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Inflation Indexed Bonds: Tax Treatment



Published on Wed, Jun 12 18:09, Updated at Wed, Jun 12 at 19:49
Source : Moneycontrol.com  


By: Sunil Gidwani, ED & Sneha Bhagat, Manager, PwC India

This much talked about financial instrument was issued by the Reserve Bank of India (RBI) on 4 June, 2013. This was an outcome of the Budget speech by the Finance Minister who indicated that instruments that will protect savings from inflation, especially the savings of the poor and middle classes will be introduced.  The current issue was restricted to institutional investors and was benchmarked to Wholesale Price Index (WPI). A separate tranche linked to Consumer Price index (CPI) would be launched once CPI is stabilized. On the institutional offering, though the yield of 1.44% turned out to be lower than the market expectations of around 1.7%, the 10 year IIB issue was over-subscribed.

The way IIB works is that the investor will invest a fixed sum of money (i.e. principal) which will be adjusted to inflation at year end and the investor will be paid fixed percentage of coupon on this adjusted higher principal amount. Thus, the IIBs safeguard the principal and interest from inflation. The earlier issue of capital indexed bonds of 1997 protected only the principal amount and not the interest. In case of upward trend in inflation, this higher principal amount will be repaid at the end of the bond life whereas in case of lower inflation trends, which seem unlikely, the investor will be repaid at least the original principal amount. Thus, the principal will be protected at all times. For example, if the principal is Rs 100 and the inflation is 5%, then at the year end, coupon of 1.44% would be calculated on Rs 105, and so on for subsequent years. On redemption after 10 years, the inflation adjusted principal amount would be repaid to the investor. 

The RBI has offered the first lot of IIBs at a real yield of 1.44%. As an investor, one will compare this with the yield offered by regular interest bearing securities issued by the RBI. Currently the coupon offered by Government securities is approx 8.09% with similar maturities. In case of inflation rate higher than the break-even rate, IIBs would prove to be more beneficial.

There are no special tax concessions or treatment provided to IIBs as per the current tax regime. A summary of applicable tax rates for investment in Government securities is provided below (without considering surcharge and cess):

Investor

Long term capital gains

Short term capital gains

Interest

Domestic Institutional Investors

10/20%*

30%

30%

Foreign Institutional Investors ("FII")

10%

30%

5%**

 

 

 

 

 

 

*Depending on whether inflation adjustment for the cost of purchase is applied or not.
**Applicable to interest received on or after June 1, 2013 but before June 1, 2015. In any other case, the interest shall be chargeable at the rate of 20%.
 

In case of IIBs, the fixed coupon paid to investors should obviously be regarded as 'interest income' and taxed at rates mentioned above. The excess of inflation adjusted principal over the original issue price would be in the nature of premium on redemption and as such should be taxed as 'capital gains'. Also, if the investors sell the bond in the secondary market before maturity, difference between the sale and the purchase price would be taxed as 'capital gains'.  In case of IIBs, there will be a relatively lower income offered as 'interest' and a larger portion as 'capital gains.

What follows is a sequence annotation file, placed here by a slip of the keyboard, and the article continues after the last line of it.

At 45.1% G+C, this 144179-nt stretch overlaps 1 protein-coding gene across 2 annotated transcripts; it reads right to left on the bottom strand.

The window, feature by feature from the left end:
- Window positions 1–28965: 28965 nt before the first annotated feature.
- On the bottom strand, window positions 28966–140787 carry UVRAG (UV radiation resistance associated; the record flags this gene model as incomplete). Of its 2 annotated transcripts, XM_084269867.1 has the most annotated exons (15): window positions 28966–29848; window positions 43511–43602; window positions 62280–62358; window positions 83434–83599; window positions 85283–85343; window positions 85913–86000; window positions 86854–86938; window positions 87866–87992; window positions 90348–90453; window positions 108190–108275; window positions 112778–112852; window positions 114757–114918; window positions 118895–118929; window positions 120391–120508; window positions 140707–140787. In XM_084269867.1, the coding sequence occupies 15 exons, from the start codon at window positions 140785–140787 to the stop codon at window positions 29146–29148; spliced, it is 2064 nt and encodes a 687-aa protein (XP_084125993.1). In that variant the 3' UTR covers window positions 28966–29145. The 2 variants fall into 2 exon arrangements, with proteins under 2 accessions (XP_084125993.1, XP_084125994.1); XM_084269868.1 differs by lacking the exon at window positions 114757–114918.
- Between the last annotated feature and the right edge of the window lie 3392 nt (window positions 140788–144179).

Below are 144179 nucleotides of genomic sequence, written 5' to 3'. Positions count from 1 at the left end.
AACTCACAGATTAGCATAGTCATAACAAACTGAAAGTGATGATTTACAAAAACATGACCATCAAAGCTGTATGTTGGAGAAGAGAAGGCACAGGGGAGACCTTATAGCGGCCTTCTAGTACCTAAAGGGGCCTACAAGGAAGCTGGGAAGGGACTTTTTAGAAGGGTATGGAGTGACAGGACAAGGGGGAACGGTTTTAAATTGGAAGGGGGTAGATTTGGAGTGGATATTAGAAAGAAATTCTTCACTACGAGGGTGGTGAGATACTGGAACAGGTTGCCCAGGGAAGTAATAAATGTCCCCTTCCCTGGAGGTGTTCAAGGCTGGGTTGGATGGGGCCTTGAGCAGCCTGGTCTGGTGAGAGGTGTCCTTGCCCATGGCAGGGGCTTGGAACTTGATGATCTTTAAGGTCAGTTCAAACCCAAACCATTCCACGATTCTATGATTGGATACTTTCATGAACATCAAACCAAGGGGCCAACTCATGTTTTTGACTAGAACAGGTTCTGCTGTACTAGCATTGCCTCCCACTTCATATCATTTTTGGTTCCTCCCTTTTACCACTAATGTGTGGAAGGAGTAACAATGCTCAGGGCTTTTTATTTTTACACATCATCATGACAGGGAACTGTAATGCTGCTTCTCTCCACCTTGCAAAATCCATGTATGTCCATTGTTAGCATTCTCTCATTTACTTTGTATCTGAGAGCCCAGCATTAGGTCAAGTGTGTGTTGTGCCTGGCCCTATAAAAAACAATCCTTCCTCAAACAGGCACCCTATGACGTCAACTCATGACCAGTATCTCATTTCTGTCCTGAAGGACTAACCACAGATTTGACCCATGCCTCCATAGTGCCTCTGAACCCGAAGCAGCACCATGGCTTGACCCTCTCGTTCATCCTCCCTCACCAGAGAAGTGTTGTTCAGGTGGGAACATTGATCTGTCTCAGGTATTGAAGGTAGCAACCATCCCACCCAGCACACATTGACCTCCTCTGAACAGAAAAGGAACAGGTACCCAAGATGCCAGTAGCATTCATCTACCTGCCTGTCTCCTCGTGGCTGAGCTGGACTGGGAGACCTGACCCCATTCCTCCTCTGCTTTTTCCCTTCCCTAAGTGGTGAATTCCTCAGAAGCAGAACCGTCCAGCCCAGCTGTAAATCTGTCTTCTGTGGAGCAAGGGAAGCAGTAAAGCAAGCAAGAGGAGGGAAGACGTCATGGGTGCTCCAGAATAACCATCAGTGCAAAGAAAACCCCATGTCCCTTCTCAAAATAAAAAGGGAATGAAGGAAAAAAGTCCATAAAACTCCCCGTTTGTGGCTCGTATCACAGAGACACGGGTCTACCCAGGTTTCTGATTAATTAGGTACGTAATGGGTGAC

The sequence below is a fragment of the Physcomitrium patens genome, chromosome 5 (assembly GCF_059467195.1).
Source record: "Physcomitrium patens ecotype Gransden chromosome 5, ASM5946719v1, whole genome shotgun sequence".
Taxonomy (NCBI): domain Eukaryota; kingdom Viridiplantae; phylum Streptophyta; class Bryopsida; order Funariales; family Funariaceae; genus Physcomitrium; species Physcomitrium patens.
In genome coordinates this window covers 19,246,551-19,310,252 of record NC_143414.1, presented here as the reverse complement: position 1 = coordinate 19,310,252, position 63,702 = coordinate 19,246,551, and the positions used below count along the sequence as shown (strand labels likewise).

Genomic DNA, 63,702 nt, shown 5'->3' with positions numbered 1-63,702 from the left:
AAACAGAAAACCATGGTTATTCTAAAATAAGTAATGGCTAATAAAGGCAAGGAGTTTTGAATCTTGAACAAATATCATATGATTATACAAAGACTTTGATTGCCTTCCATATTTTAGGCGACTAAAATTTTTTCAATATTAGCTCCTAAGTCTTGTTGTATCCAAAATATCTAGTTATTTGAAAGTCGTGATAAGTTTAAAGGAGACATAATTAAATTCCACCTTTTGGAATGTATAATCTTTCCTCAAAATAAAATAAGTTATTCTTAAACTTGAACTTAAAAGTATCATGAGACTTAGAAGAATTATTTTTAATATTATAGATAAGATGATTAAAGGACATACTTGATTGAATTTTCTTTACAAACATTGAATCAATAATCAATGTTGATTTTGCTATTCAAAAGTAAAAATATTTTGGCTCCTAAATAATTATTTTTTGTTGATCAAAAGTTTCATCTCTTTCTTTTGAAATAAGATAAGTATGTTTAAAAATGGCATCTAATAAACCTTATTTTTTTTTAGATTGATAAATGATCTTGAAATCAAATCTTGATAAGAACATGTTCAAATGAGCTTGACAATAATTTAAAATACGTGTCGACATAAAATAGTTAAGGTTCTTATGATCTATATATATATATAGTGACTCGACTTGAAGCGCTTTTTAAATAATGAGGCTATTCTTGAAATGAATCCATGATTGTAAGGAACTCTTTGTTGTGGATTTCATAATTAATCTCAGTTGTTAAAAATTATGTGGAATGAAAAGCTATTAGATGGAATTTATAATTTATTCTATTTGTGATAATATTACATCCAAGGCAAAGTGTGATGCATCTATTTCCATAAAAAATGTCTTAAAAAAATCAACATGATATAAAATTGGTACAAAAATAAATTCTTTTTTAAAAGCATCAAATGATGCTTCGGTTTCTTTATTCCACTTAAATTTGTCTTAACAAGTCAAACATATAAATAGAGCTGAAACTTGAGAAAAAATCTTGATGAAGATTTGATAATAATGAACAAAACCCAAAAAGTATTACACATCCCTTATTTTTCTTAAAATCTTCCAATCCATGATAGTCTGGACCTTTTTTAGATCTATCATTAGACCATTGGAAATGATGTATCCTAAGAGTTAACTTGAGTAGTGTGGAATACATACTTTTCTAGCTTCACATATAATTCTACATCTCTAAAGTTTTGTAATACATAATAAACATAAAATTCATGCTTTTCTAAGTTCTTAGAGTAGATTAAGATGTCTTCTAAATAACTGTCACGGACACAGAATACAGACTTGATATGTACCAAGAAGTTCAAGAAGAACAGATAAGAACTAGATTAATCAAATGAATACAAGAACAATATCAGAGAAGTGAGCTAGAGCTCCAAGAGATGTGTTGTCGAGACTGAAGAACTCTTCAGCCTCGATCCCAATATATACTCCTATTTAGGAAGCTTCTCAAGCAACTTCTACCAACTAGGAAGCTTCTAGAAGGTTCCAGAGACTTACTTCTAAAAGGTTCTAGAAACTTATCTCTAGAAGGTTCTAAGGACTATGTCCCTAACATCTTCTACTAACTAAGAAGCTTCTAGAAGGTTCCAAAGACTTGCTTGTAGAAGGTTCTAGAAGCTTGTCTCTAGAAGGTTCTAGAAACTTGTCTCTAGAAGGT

Thus, when one compares IIBs with regular Government securities, in case of the former a larger portion of income is likely to be treated as capital gains, whereas in case of latter there would be larger interest income. Hence, the tax impact would depend on the rates of tax mentioned above.  For FIIs investing from a favourable tax jurisdiction say France, Cyprus, Ireland, Netherlands, Mauritius, etc. capital gains earned from the IIBs will be exempt under the respective tax treaty. Also, the interest income earned by the FIIs will be taxed at the lower rate of 5%. Thus, the tax treatment for the FIIs is more favourable as compared to other investors.

In case of corporate bonds, there have been concerns that if the coupon is very low compared to market rates, then premium on redemption of such bonds may effectively take the character of interest and accordingly the tax treatment may follow. This is because in case of corporate bonds, the pre-agreed return could be disguised by the parties as premium. However, going by the structure of IIBs, it may not be proper to compare them with low interest bearing corporate bonds since the so called 'premium' to be paid on maturity or redemption is neither certain nor determinable upfront. Hence the character of gains on redemption should stay as capital gains. 

Interestingly, as regards availability of inflation adjustment for cost of purchase while calculating long term capital gains, when capital indexed bonds were introduced in 1997 (which never really took off), the tax laws specifically provided that the inflation adjustment based on notified factors would be available for such bonds. So for example, if the cost of purchase was 100, and inflation adjustment factors notified for tax purposes is say 8%, then the cost of purchase is recalculated as 108 which is deducted from sale price/redemption to arrive at taxable capital gains. If principal repayment for capital indexed bonds is adjusted for inflation, effectively there would be no taxable capital gains if the inflation factors used were same for both the purposes (though for tax purposes, the law provided for CPI whereas for arriving at principal repayable WPI be used as the basis). No such tax benefit has been provided for in case of IIBs.

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